It’s here: a demonstrably new and original type of game. Although it’s a first-person shooter at heart, Evolve has been cleverly designed to provide an “asymmetric” multiplayer experience, in which four people, with distinct roles, hunt a giant monster, also played by a human, on a hostile planet. The good news is that you won’t mistake Evolve for any game that has gone before. But, although it is genuinely innovative, it doesn’t live up to its conceptual promise when viewed as a coherent entity.

At least it doesn’t fanny around: Evolve plunges you into the action with a remarkable lack of preamble. There are two short tutorials that teach you the controls when playing as a human hunter (specifically, Markov, who belongs to the Assault class) and when playing as a monster (the rock-throwing, fire-breathing Goliath). Then you must choose either to jump straight into a multiplayer match (and learn how to play the game in public), or explore and level up the four different classes offline, by drafting in bots to play the other characters.

The latter approach is by no means required, since Evolve’s matching is pretty spot-on when it comes to teaming you up with players of similar ability, but you do run the risk of picking a class that doesn’t suit your skills or play-style. On the other hand, the bots’ AI is pretty decent – you won’t find that they play well enough for you to be a passenger, so you have to work pretty hard at fulfilling your given role.

The four human classes are Assault, whose responsibility is taking monsters down when they have been located and cornered; Trapper, who must track and then trap monsters (generally using harpoons and a “mobile arena”); Medic, who must heal team-mates (a good role for those who lack top-level fast-twitch first-person shooter skills); and Support, who “buffs” team-mates by, for example, painting the monster so that other attacks on it cause more damage – and is capable of causing almost as much damage as the Assault class.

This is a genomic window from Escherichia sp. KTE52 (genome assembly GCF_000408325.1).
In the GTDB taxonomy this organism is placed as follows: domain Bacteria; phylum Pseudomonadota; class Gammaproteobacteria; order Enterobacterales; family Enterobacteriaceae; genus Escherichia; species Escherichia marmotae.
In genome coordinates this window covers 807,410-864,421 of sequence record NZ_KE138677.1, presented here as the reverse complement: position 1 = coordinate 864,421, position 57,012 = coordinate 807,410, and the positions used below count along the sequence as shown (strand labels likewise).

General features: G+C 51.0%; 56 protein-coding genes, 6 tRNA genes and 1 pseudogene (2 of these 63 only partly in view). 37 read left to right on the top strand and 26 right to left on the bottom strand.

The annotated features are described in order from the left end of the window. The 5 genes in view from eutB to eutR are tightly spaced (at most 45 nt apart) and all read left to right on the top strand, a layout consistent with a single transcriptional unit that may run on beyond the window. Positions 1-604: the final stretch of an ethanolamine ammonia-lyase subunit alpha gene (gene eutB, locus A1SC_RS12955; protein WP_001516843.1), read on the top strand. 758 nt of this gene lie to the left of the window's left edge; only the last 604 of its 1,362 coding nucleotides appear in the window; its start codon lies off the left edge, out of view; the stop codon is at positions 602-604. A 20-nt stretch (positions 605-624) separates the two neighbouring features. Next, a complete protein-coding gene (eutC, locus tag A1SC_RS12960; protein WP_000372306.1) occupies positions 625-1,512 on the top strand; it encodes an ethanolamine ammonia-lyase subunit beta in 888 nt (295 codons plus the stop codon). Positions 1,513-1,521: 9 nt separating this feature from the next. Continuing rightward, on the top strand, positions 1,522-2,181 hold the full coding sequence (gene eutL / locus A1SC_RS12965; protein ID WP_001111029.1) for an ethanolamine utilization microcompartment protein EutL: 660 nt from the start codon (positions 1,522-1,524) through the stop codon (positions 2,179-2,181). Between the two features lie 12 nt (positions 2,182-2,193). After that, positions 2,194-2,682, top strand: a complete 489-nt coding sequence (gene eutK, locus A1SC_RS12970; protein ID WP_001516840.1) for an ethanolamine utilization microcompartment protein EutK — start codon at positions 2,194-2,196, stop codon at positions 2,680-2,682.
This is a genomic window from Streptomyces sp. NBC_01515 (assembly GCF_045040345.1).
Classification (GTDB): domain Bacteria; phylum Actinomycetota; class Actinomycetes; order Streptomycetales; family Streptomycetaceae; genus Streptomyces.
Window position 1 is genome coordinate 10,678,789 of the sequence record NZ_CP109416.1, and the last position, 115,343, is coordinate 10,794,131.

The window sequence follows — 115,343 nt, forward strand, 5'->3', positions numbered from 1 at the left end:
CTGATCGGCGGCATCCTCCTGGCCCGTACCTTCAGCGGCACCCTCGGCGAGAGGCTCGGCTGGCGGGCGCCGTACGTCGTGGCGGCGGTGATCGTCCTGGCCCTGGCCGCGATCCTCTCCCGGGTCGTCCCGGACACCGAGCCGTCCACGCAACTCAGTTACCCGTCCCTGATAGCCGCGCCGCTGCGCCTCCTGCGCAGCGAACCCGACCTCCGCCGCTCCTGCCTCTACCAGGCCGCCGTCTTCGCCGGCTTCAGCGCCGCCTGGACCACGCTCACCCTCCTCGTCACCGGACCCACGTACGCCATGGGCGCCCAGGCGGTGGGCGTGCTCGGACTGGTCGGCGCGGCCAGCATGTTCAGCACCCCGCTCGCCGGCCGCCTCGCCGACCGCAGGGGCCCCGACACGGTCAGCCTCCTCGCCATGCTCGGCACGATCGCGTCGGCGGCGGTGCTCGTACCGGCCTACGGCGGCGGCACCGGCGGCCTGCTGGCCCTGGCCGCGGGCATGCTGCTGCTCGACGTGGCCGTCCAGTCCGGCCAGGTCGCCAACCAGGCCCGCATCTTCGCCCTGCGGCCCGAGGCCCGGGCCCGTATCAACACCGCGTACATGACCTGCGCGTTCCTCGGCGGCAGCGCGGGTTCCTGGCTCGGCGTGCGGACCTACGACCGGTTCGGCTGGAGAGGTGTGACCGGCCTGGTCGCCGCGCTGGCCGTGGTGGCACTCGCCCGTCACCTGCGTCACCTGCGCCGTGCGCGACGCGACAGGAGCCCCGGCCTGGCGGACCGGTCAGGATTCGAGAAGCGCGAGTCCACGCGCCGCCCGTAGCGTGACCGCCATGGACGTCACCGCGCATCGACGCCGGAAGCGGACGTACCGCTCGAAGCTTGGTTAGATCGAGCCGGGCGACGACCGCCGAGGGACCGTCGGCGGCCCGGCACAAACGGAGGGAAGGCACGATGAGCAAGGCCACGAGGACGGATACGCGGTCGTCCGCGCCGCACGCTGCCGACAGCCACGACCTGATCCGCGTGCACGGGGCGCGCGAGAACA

There are four game modes, and you can select Evacuation, which cycles through them all in the course of a five-match sequence, amounting to the closest Evolve gets to a story mode. If you don’t want to commit to a long session and select Skirmish, the game mode is randomly selected at the start of each round, with Hunt and Nest featuring most prominently. In the former, you must track your monster and kill it before it can evolve three times and destroy a Power Relay – so, even if it does fully evolve, you still have a chance of taking it down. In Nest, there are six monster eggs randomly dotted around the map which you must destroy, along with the monster; the monster, though, can hatch one egg to act as a minion. Monsters, naturally, also win matches if they manage to kill all the humans. The Rescue mode dots humans around the map, whom you must revive and rescue, and in the hardcore Defend mode, a starship refuelling station comes under attack from a monster and a supporting cast of minions, and must be defended until the ship is ready to take off.